Why Roots of Empathy in our schools might just save the day

I first came across Roots of Empathy when I was living in Canada. It was minus 20 degrees and I was rushing back home to the warm having just walked my youngest child to school. Outside the gate was a woman, wrapped up to keep warm, handing out flyers. I reached out my gloved hand to be polite and hurried on by.

We had just moved to Toronto from the UK for three years, and weren’t sure what on earth we had let ourselves in for. Our children were 9 and 12, and had been devastated by the news, and the prospect of leaving friends and family. The city had just experienced the worst ice storm in it’s history and the streets were empty. We didn’t have a car and so had to get everywhere by foot or public transport. Shopping for groceries was a daily task – sometimes two or three times a day. Running out of loo roll during a blizzard meant the novelty was beginning to wear thin.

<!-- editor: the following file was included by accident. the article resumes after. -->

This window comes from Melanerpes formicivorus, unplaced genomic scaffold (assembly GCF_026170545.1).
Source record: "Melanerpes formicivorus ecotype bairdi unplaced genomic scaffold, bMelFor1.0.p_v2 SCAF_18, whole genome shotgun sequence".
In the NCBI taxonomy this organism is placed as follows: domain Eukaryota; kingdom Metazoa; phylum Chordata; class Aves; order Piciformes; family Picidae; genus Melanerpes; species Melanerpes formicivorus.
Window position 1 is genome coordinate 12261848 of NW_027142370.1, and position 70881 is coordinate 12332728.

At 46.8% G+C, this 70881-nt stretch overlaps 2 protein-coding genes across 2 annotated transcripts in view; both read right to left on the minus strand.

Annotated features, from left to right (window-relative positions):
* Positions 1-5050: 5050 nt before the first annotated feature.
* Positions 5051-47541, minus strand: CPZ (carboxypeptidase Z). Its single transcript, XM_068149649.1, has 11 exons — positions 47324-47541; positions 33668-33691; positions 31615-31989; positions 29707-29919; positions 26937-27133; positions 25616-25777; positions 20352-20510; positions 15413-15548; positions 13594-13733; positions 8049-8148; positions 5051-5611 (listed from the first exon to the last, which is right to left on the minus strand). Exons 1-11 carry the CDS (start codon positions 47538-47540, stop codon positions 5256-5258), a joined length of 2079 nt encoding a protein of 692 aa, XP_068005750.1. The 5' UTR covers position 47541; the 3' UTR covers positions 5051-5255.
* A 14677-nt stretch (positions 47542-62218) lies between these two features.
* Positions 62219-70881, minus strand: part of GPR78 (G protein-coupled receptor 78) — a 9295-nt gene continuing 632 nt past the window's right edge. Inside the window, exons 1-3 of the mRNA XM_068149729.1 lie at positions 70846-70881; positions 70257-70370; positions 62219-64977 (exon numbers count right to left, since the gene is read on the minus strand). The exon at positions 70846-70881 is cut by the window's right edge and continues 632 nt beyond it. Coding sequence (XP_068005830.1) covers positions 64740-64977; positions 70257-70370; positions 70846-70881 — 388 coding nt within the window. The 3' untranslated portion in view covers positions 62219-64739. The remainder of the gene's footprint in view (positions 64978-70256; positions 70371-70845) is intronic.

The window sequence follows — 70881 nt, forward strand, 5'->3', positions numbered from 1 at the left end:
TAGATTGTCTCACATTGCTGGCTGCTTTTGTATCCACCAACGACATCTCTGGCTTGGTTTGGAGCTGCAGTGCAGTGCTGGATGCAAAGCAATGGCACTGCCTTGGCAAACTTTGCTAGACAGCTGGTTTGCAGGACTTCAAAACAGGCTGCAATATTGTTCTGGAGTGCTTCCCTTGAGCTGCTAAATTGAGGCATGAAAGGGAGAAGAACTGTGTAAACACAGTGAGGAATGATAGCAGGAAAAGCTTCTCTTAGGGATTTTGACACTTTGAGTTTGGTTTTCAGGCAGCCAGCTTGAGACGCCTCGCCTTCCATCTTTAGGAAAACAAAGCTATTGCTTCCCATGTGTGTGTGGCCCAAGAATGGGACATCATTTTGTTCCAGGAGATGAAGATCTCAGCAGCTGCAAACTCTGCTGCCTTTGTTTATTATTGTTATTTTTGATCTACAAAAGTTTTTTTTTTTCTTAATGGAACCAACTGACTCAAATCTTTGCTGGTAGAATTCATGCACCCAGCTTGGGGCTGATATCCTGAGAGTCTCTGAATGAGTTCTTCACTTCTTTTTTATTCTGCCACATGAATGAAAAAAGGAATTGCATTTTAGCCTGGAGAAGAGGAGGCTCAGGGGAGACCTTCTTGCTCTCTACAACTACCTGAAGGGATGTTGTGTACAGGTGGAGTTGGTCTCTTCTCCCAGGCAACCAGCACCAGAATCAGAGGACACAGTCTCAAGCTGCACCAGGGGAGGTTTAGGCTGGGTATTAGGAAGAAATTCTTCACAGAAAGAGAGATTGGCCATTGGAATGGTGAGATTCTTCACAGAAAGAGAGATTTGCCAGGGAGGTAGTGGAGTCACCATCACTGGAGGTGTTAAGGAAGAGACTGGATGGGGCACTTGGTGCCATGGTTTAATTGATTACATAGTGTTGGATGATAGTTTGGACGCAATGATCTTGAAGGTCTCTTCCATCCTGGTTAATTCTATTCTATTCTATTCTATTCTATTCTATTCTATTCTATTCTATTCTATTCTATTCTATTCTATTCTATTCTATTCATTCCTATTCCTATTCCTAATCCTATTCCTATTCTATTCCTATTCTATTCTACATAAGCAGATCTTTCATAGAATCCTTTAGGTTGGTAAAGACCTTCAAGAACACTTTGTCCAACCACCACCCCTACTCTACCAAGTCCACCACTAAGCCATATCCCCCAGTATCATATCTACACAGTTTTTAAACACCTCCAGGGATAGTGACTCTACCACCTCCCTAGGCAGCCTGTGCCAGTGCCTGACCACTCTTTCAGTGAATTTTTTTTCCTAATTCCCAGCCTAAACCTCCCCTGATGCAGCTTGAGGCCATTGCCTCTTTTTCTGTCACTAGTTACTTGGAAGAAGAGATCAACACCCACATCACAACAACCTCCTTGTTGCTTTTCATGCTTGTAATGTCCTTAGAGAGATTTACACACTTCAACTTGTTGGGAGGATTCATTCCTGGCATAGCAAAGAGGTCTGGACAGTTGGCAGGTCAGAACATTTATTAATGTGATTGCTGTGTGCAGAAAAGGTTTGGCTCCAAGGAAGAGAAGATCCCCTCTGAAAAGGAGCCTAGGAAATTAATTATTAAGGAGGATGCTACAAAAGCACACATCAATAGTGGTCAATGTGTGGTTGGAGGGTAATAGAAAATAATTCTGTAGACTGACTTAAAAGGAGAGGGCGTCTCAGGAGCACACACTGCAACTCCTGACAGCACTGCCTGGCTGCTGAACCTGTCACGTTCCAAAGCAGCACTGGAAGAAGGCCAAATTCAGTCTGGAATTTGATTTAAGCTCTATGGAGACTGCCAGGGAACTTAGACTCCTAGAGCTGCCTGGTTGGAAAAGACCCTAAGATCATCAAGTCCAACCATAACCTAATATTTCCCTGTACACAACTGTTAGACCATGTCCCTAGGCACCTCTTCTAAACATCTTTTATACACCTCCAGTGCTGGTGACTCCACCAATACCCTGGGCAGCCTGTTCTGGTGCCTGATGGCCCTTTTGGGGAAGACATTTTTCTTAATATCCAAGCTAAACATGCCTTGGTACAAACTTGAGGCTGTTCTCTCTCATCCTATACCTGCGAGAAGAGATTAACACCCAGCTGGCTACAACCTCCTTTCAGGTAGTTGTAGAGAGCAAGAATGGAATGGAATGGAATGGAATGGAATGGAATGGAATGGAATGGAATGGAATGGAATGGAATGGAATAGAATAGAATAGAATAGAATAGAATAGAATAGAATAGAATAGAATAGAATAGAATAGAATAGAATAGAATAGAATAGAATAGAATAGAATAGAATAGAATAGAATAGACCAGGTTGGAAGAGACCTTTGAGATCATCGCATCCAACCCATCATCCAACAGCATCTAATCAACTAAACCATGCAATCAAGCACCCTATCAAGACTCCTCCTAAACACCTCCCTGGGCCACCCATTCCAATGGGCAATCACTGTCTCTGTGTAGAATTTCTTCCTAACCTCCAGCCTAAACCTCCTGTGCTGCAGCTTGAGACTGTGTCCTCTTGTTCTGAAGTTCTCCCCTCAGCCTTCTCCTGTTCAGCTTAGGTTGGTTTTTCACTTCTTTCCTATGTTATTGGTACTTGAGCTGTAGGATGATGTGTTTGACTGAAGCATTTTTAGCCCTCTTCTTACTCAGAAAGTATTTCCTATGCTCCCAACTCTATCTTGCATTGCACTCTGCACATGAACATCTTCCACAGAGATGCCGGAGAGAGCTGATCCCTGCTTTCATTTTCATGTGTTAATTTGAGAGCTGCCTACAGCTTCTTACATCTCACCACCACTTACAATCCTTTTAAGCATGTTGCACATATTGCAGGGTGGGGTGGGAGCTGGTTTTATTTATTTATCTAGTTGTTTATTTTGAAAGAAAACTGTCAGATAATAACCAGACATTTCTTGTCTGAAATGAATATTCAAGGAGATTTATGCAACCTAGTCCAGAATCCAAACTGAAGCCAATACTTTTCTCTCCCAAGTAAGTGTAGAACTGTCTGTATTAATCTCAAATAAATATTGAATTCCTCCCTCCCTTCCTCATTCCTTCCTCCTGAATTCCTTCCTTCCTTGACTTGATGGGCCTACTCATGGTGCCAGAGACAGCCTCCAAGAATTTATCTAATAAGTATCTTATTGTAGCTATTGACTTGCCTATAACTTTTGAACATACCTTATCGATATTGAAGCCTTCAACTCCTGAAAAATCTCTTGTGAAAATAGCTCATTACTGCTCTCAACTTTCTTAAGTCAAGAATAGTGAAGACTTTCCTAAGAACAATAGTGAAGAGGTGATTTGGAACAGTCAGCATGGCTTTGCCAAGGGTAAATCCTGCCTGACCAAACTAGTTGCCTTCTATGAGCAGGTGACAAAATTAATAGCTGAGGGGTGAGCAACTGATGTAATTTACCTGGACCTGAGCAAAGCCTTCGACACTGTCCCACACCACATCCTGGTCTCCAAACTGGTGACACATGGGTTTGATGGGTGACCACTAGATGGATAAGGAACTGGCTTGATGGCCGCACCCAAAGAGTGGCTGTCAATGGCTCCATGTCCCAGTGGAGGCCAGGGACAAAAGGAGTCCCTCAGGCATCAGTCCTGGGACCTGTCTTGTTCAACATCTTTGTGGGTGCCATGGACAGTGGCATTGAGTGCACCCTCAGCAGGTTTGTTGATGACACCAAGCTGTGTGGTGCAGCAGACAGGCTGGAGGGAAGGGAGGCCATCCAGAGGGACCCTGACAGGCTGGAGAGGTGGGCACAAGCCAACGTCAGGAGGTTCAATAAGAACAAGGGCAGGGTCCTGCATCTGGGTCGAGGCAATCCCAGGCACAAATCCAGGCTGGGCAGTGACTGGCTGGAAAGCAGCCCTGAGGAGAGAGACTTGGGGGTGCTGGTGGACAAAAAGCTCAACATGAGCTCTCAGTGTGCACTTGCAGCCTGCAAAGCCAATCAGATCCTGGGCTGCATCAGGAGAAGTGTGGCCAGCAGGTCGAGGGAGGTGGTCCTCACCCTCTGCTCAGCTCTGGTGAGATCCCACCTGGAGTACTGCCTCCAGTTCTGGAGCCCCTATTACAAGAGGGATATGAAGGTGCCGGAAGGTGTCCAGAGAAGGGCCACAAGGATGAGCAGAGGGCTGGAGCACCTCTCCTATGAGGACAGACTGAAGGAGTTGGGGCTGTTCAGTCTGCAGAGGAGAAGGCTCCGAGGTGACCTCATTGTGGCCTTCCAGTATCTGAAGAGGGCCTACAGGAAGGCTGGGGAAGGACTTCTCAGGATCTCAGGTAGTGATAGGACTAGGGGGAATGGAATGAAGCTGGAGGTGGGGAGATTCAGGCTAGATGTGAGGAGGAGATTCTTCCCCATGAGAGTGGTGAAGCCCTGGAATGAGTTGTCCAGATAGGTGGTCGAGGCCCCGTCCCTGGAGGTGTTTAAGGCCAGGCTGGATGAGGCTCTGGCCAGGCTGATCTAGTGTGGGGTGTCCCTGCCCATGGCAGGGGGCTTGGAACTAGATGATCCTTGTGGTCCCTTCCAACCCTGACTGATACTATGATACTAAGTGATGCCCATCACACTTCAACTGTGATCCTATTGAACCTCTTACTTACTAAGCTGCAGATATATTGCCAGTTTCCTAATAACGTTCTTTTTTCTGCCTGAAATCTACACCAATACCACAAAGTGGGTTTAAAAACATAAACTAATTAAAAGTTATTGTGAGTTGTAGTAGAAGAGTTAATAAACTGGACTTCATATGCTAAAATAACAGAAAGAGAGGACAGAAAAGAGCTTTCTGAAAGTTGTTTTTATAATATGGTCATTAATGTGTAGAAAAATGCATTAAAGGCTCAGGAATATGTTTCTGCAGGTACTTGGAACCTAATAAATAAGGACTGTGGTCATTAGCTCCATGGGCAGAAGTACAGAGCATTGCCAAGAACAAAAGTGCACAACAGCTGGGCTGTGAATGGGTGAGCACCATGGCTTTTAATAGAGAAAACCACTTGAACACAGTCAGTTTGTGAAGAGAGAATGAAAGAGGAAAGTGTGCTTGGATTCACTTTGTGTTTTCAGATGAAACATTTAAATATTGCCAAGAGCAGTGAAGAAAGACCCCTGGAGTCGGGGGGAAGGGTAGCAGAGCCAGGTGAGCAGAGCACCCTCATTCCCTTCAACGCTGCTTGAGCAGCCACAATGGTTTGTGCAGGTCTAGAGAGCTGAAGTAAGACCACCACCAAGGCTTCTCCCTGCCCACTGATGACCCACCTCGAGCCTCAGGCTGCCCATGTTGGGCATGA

When I got home I glanced at the flyer – it was a candidate’s campaign page asking for votes in the Parent Governor elections. “Wow” I thought, “that’s dedication”. It was very different to the three lines of reasons to vote for a parent circulated on an A4 sheet I had become used to in the UK; which everyone ignored and just voted for the person they knew anyway. I also noted that the Governors represented a cluster of schools – which helped make sense of the very evident culture that all the state run schools were equally good in quality, or certainly assumed to be. The Realtor assigned to helping us find a home had looked at me as though I was talking a foreign language when I asked how we chose a house in the best area for schools. “All the schools are the same, you just look up which one is yours when you find a house to rent”. It really was that straightforward.